No Profits? No Problem! (Uber)

Posted On Apr 12, 2019 By Dave Gonigam

  • Peak lunacy: Financial media shrug at Uber’s stunning disclosure
  • The Masters tax exemption (also available outside Augusta)
  • Ikea’s new logo — big bucks for tiny tweaks
  • Not “essential”? Swiss send tremors through coffee market
  • Iran sanctions vs. rising gas prices (can’t have it both ways)
  • Strong start to earnings season… the worst place for Julian Assange’s trial… salt in the wound at tax time… and more!

That’s it. We’ve reached peak lunacy for the entire post-2008 economic expansion.

Uber IPO tweet

After the market close yesterday, Uber made its much-awaited IPO filing public.

The firm did not disclose how it will price its shares once they start trading on the New York Stock Exchange. But it did disclose its sky-high operating expenses will “increase significantly in the foreseeable future” and the company “may not achieve profitability.”

And the establishment financial media like Reuters report this as if it’s, well, something completely normal…

Uber is “constantly losing money, and its capital-raising strategy is a Ponzi scheme,” said the Australian wealth manager Hamish Douglass in 2017.

Mr. Douglass was one of two financial renegades we profiled that year who were calling BS on Uber.

“All they do is keep increasing their private-market valuation, and someone always says, ‘I’ll put some money up, because next time they raise, it’ll be at a higher price.’”

The other renegade was a transportation consultant named Hubert Horan. Based on the publicly available numbers from Uber at the time, he calculated that all those gullible venture capital types were subsidizing 61% of every Uber fare. (You know, the same crowd who also bought the blood-testing song and dance of Theranos fraudster, er, founder Elizabeth Holmes.)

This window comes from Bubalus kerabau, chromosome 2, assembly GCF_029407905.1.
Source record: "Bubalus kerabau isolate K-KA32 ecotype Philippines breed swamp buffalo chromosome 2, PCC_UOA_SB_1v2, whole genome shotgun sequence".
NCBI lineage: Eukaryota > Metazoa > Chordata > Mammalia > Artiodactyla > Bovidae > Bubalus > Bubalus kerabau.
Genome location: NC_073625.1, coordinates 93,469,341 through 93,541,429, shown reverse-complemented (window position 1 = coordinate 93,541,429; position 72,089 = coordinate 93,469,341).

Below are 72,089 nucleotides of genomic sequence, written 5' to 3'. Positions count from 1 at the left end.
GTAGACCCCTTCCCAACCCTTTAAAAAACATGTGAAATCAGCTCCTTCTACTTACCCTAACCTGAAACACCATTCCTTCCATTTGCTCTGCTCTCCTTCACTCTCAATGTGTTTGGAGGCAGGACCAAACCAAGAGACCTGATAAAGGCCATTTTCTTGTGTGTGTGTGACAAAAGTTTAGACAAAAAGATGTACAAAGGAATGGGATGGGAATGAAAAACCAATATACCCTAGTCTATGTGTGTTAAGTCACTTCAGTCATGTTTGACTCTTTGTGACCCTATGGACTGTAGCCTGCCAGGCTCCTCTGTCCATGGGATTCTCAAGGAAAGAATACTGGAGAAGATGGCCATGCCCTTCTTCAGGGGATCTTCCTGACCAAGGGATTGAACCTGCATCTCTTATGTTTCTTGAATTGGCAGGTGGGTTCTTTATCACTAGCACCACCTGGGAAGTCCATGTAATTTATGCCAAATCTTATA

Hey, if the business world’s allegedly best and brightest investors are willing to pour money down a rathole, why not retail investors too!

Douglass lays 99% odds of Uber going bankrupt by 2027. Sounds about right.

Program note: After a week of heavy topics in The 5 — Trump and the Fed, the new tax law, IPO valuations, alleged job losses from automation, to say nothing of Julian Assange — we’re taking it easy going into the weekend.

Herewith a few oddities from the financial world that came to our attention this morning…

This weekend is bringing a huge tax windfall to a select group of wealthy property owners.

It’s Day 2 of the 2019 Masters Tournament — one of the “big four” events in professional golf. “Augusta National Golf Club is famous for more than green jackets and pimento cheese sandwiches,” writes Nicole Kaeding of the nonpartisan Tax Foundation — “legend has it that it’s the impetus for one of the tax code’s many exemptions.”

Under Section 280(A) of the tax code, the expenses of owning your primary residence are not tax-deductible — aside from mortgage interest and property taxes. But if you own rental property, most of your ownership expenses are deductible — which goes a long way toward reducing the taxes from your rental income.

Buried within Section 280(A) is an intriguing loophole. Read carefully: “[I]f a dwelling unit is used during the taxable year by the taxpayer as a residence and such dwelling unit is actually rented for less than 15 days during the taxable year, then… the income derived from such use for the taxable year shall not be included in the gross income.”